Allison is an Instructional Technology Specialist with the Lansing School District in Lansing, MI. Prior to this role, Allison was a middle school Social Studies and English teacher. She holds a BA in History and an MA in Educational Technology, both from Michigan State University. Allison blogs about her work at mrsktechnology.com.
Japnese Swordsmanship. History of Sexuality. Lady Gaga and the Sociality of Fame. These are just some examples of unique college courses offered around the country. College – the time when a student can explore life’s big questions, meet incredibly varied individuals from around the world, learn a new language, travel abroad, or immerse him or herself in Greek life. Whatever it is that piques your interest, I urge you to pursue it.
One of the best parts of college is the opportunity to discover. It is unlike any other time in your life. And, like most things, the majority of people don’t realize just how great it really is until it’s over – until you’re crouched over a computer in a cubicle, punching the clock, answering endless emails, and looking forward to the weekend. It is then that you look back on your time in college and regretfully kick yourself for not going out more, not joining the quirky Free Thinking Society, not attending the cheap movie nights held in Wells Hall, for not participating more fully in all the oddities and options that university laid at your feet.
When I first started school, I was the stereotypical wide-eyed coed. I came from a very small town and graduated with almost all of the same students I started kindergarten with – all 30 of them! College was an incredibly eye-opening experience, but I was not confident enough to fully appreciate all the opportunities and life lessons it offered. I took my required courses and a few classes that sounded interesting – but that still fit in to my major. I read about a lot of extracurricular groups. I saw flyers posted on campus bulletin boards, signs painted on “The Rock”, ads in the campus newspapers, emails, and groups clustered outside the library and other lecture halls. I did not take advantage of a majority of these opportunities. Instead, I forged tenuous friendships with the few people who sat near me in lecture, friendships that quickly fizzled away once our commonalities of complaining of the professor’s lack of organization or focus wore away. “I just don’t know what he is asking for on the exam,” was really all we ever bonded over.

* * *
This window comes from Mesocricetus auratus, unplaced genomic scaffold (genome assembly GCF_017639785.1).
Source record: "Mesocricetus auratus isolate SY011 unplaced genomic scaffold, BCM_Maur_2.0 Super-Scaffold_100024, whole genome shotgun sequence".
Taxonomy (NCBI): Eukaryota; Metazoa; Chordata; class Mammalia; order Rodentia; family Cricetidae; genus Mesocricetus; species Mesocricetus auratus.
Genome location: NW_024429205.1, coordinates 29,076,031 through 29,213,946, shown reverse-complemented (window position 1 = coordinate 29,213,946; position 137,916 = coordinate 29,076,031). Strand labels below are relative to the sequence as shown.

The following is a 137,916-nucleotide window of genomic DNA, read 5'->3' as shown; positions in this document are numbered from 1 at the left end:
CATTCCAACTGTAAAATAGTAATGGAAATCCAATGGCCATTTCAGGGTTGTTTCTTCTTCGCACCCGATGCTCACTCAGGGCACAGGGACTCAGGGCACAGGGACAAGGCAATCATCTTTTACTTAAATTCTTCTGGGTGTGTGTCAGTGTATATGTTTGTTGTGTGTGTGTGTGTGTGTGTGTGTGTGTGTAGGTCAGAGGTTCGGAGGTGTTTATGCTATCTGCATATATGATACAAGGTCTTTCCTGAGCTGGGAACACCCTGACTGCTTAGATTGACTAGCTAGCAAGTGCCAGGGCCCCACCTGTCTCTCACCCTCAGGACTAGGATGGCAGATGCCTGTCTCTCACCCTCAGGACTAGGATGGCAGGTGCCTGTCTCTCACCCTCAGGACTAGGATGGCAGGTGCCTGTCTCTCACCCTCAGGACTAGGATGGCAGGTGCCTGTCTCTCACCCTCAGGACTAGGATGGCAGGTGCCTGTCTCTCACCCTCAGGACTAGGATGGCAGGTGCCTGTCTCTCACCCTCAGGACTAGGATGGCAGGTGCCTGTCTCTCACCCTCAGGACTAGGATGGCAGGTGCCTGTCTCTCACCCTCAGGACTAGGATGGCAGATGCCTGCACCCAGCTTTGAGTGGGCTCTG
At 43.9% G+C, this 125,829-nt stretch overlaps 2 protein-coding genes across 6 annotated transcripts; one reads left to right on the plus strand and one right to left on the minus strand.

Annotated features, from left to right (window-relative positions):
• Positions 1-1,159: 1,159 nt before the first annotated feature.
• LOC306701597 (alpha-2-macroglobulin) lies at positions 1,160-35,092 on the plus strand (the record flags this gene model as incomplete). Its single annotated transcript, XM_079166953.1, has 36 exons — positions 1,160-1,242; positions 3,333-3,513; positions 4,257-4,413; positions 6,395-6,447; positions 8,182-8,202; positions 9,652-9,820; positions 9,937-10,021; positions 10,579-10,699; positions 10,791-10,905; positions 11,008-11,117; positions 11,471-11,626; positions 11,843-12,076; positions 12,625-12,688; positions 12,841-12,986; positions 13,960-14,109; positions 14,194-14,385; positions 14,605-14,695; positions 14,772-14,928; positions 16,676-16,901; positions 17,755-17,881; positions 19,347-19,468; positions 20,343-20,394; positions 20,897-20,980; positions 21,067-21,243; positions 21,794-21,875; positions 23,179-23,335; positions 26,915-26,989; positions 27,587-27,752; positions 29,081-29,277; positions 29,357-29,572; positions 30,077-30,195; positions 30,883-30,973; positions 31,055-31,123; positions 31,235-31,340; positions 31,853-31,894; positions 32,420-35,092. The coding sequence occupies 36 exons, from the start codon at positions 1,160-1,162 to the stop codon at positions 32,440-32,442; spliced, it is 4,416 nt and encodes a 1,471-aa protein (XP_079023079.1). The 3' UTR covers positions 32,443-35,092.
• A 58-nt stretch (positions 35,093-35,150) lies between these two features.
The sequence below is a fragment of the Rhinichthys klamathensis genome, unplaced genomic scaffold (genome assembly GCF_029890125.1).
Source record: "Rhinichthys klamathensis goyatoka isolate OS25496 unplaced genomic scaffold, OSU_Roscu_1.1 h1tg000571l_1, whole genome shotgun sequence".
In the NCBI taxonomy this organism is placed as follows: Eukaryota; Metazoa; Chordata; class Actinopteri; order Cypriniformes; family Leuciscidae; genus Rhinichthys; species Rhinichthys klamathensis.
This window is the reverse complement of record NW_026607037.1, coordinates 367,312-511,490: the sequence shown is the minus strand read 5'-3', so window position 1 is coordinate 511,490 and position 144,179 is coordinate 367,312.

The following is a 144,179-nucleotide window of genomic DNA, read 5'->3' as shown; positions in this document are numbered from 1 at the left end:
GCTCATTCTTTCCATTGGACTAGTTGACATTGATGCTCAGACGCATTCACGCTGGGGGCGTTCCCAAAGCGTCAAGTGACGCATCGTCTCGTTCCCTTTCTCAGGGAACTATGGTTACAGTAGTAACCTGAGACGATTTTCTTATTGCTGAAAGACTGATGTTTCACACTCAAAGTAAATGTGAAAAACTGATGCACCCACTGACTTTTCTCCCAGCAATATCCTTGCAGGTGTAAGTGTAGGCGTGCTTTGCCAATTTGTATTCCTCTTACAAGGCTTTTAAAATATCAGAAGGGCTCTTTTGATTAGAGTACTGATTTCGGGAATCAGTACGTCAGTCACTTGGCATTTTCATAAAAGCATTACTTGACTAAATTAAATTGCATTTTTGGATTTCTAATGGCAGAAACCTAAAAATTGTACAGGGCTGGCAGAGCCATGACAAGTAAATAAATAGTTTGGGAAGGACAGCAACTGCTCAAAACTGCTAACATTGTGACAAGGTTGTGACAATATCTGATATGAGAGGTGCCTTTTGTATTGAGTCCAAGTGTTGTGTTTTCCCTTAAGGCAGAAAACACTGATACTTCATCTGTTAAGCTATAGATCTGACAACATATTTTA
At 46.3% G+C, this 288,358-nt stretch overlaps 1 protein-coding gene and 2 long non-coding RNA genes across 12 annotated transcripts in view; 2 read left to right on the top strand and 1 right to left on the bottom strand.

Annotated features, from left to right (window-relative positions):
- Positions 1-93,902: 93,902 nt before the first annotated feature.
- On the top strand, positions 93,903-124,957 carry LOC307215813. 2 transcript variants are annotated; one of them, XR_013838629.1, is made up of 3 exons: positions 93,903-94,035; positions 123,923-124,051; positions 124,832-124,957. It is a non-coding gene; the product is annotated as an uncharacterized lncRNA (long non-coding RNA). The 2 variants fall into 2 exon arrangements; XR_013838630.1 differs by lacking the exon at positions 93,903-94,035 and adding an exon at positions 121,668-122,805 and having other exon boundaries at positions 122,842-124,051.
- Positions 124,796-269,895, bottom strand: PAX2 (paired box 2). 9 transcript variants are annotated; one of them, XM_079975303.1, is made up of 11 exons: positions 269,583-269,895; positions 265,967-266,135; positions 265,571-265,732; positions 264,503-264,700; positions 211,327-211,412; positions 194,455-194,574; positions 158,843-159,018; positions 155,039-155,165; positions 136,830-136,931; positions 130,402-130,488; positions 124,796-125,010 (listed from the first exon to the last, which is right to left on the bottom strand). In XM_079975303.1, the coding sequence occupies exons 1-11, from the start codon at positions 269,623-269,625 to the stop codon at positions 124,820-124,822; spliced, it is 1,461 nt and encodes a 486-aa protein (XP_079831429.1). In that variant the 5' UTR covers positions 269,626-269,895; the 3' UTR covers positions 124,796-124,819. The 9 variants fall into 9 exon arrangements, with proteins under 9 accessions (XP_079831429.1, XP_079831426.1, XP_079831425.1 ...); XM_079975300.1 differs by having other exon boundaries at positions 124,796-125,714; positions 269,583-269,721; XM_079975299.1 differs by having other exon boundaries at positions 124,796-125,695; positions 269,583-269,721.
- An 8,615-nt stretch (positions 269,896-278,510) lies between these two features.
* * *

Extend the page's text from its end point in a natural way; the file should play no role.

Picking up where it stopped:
Looking back, I wish I had been more outgoing. I cringe when I recall the excuses I made for myself. “I won’t know anyone.” “What if no one is nice to me?” “What if it’s not what I expected?” “I can’t really afford it, anyway.” I was so worried about the hypotheticals, the uncertainties, the “what ifs”, that I held myself back. While no one has the ability to time travel, if I could give my younger self some advice, it would be this – just go for it.
Simply doing the thing you think you might want to do will probably be worth it. Those times I did take a risk, put myself out there, attend a lecture, joined a group, it was so worth it. My freshman year I joined a group called MRULE – Multiracial Unity Living Experience. Set within several residence halls around campus, MRULE focused on creating unity among various racial groups, helping people to see the things we had in common rather than the things that divide us.
Find something that calls to you. Seek out the thing that whispers to you in your quiet moments. Look for the opportunity that makes you feel alive, that doesn’t represent work but rather the thing that energizes and challenges you. Go for it.